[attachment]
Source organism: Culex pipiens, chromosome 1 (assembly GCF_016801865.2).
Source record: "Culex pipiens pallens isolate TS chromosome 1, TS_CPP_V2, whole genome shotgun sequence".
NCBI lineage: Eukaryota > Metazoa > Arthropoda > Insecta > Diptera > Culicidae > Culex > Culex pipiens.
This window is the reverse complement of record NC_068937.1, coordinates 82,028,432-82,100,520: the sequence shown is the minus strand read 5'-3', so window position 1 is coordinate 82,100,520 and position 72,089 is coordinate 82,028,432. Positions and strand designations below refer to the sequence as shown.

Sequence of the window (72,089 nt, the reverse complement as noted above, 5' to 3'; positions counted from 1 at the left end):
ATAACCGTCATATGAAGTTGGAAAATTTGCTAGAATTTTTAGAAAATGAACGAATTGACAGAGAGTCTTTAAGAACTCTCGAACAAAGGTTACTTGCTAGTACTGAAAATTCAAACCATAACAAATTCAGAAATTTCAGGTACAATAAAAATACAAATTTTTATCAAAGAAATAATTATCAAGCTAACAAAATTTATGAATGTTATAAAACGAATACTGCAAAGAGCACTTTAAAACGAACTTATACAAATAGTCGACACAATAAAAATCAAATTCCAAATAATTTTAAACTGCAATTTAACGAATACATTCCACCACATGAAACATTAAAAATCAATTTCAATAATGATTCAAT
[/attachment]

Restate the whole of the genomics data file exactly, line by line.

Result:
Source organism: Culex pipiens, chromosome 1 (assembly GCF_016801865.2).
Source record: "Culex pipiens pallens isolate TS chromosome 1, TS_CPP_V2, whole genome shotgun sequence".
NCBI lineage: Eukaryota > Metazoa > Arthropoda > Insecta > Diptera > Culicidae > Culex > Culex pipiens.
This window is the reverse complement of record NC_068937.1, coordinates 82,028,432-82,100,520: the sequence shown is the minus strand read 5'-3', so window position 1 is coordinate 82,100,520 and position 72,089 is coordinate 82,028,432. Positions and strand designations below refer to the sequence as shown.

Sequence of the window (72,089 nt, the reverse complement as noted above, 5' to 3'; positions counted from 1 at the left end):
ATAACCGTCATATGAAGTTGGAAAATTTGCTAGAATTTTTAGAAAATGAACGAATTGACAGAGAGTCTTTAAGAACTCTCGAACAAAGGTTACTTGCTAGTACTGAAAATTCAAACCATAACAAATTCAGAAATTTCAGGTACAATAAAAATACAAATTTTTATCAAAGAAATAATTATCAAGCTAACAAAATTTATGAATGTTATAAAACGAATACTGCAAAGAGCACTTTAAAACGAACTTATACAAATAGTCGACACAATAAAAATCAAATTCCAAATAATTTTAAACTGCAATTTAACGAATACATTCCACCACATGAAACATTAAAAATCAATTTCAATAATGATTCAAT